Then they started to cry. And newborns have a very distinct (re: annoying) cry. Then my son started to gag because his stomach was upset. The employees gave me evil stares, other patrons shook their heads and walked away.
Meanwhile, I was waiting for the manager so I could get the prescription and leave. My kids were screaming and my heart was cracking. I still remember how my legs and arms shook. I prayed I wouldn’t have a panic attack.
Finally the manager showed up without my prescription. She told me, in front of six or so employees and a ton of customers, that since I couldn’t control my kids (newborns!) that I wouldn’t be served. Then a security guard appeared. The manager and the guard threw me out without my medicine.
When we got outside, they both berated me in front of other customers coming in and told me that I was a horrible mother and never to come in again. They even took my membership card. I was banned.
It was one of the most awful experiences of my life. And while I get angry now, at the time I was too exhausted and stressed to fight back. They attacked me while I was vulnerable.
After they left, I sat on the curb. My legs hurt because they’d been holding up my trembling body. A massive headache hovered, and I was too exhausted to move. The kids were still screaming and I could barely see through the tears. That’s when I heard a voice.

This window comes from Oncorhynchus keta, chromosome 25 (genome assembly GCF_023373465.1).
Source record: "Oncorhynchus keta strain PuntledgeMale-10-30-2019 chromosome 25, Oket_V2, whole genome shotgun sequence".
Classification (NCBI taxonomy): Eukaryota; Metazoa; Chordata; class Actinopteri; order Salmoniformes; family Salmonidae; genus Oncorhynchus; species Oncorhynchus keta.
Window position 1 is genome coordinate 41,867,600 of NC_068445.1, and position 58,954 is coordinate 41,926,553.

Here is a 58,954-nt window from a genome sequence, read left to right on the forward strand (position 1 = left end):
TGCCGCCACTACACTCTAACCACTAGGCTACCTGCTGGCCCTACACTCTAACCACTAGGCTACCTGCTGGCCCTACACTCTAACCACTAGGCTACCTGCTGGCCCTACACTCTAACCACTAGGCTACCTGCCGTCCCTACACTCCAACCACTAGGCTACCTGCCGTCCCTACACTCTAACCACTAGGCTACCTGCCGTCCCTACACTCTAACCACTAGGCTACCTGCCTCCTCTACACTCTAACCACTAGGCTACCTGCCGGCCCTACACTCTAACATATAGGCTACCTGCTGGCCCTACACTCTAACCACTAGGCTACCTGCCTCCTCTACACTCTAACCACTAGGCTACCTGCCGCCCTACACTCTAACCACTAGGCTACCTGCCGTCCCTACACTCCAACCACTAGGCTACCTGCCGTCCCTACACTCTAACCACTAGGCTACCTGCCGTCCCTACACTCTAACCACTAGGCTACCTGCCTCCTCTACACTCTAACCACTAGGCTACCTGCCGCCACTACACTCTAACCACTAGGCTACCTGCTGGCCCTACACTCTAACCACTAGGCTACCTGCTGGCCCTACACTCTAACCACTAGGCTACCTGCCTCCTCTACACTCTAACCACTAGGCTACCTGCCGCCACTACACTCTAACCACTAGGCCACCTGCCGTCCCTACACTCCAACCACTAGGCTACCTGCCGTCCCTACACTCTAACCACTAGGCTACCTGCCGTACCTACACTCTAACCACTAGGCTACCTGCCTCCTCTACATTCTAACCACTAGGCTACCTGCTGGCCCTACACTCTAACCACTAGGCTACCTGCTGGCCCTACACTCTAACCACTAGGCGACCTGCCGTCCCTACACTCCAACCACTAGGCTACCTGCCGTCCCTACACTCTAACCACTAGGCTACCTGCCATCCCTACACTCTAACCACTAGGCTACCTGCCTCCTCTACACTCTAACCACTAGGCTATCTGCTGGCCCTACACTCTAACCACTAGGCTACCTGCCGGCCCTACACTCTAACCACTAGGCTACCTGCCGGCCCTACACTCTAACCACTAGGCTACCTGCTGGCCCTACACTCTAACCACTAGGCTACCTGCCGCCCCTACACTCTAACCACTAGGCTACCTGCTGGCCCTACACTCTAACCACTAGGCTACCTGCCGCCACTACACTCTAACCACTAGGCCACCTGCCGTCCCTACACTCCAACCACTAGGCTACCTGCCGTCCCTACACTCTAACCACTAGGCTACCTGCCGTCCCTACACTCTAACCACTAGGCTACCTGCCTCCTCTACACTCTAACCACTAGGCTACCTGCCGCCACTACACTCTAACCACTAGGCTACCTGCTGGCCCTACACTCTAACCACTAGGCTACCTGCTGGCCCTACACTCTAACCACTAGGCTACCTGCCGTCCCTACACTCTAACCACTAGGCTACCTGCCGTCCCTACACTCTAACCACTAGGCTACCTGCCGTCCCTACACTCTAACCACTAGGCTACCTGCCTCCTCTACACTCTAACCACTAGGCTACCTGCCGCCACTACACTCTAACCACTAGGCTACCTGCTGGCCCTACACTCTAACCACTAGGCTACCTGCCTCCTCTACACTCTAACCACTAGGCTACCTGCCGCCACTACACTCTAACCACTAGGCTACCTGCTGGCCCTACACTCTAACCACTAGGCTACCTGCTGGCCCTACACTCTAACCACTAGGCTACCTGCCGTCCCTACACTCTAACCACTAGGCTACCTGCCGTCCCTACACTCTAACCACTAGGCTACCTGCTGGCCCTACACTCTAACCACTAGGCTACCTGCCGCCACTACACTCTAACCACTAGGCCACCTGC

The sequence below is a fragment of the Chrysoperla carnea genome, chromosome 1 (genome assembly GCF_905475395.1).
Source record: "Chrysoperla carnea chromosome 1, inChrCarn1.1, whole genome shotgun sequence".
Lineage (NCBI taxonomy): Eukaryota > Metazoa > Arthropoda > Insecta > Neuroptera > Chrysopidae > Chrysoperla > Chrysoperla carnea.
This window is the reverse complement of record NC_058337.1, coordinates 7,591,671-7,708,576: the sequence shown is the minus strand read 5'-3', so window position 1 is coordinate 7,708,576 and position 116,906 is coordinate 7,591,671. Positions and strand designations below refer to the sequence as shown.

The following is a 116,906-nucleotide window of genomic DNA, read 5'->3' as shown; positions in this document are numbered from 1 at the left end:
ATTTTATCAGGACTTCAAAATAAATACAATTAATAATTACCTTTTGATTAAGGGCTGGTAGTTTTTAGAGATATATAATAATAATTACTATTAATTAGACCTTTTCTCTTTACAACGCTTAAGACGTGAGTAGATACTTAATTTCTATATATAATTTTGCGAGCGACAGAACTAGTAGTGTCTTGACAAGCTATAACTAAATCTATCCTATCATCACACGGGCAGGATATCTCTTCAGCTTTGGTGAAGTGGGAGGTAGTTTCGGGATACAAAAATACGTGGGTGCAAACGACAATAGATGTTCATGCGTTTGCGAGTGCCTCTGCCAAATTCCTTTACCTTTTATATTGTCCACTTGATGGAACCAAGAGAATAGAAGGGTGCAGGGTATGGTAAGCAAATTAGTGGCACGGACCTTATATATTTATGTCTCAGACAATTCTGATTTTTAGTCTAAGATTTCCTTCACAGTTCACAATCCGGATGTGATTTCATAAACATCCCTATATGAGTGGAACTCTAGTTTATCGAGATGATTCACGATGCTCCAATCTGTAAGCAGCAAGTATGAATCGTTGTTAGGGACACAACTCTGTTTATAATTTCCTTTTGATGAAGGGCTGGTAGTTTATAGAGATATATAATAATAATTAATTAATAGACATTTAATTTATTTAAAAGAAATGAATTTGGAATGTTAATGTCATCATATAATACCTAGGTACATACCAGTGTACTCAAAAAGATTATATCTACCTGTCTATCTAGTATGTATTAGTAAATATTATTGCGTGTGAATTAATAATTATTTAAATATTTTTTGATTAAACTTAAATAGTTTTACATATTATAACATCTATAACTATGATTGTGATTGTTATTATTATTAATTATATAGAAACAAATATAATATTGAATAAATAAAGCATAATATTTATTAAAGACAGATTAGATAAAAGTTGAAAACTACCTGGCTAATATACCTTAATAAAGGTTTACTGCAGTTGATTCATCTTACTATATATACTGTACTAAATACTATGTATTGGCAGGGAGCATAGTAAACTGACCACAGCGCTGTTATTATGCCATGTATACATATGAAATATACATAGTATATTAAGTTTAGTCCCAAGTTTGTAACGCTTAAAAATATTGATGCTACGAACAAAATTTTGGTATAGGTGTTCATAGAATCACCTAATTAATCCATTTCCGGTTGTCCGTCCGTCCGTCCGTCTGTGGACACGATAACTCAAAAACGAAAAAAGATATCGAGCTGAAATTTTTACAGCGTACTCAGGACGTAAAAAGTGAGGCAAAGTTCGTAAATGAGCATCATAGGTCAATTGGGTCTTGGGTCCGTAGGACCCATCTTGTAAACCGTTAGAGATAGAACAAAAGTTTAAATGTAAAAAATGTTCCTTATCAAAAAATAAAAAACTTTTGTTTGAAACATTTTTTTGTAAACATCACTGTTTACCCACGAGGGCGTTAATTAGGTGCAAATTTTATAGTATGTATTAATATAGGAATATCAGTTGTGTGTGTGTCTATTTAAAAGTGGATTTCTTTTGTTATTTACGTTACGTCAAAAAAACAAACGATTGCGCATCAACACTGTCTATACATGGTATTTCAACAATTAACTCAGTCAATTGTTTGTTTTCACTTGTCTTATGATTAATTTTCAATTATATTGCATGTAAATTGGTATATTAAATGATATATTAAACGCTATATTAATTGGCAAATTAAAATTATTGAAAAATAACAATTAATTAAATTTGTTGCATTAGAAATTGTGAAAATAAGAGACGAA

An older woman knelt in front of me and asked me what was wrong. In between sobs, I told her the story. She stood and told me to stay where I was and not to worry. She peeked into the double stroller and I have no idea what she said, but the kids calmed down, their cries turning to light whimpers. Then she went inside.
A few minutes later she returned with my formula. Apparently, it wasn’t a prescription product but they kept it behind the pharmacy counter because it was so expensive. When I tried to pay her for it, she refused. She walked me to my car and helped me buckle the kids into their carseats (before carseats popped out and clicked into strollers) and put the stroller in the trunk. When I turned around to thank her again, determined to pay her back, she’d disappeared.
Poof! Just like that she was gone. I drove around the parking lot looking for her, but I never found her. To this day I have no idea who she was, but the kids are convinced she was an angel.
Yesterday, when I started this blog, I asked (again!) my now sixteen-year old twins why they thought she was an angel.
They just shook their shoulders in unison and said, “Because when we were in the stroller, she told us so.”
I’d heard this answer below, many times, but it’s taken me years to believe it. At least I know someone is watching out for us when the embarrassment is undeserved.
While I wish that incident had never happened, in some ways it’s been a blessing. It reminded me that in spite of the “meanies” in the world, there are those who care. There are people who will laugh with you, not at you. And there are people who will stand up for you when you are unable. And sometimes you’ll be the one standing for others.
In the meantime, I probably shouldn’t be allowed to grocery shop, step out of limos, or wear high heels.
Now I have to break that to my family.
Do you have any embarrassing moments you’d like to share? I’d love to know I’m not alone.
Thank your for spending the day with us. Below is a link of my Golden Heart sisters who are participating in today’s blog party. Hope to see you next month!
All photographs courtesy of Sharon Wray.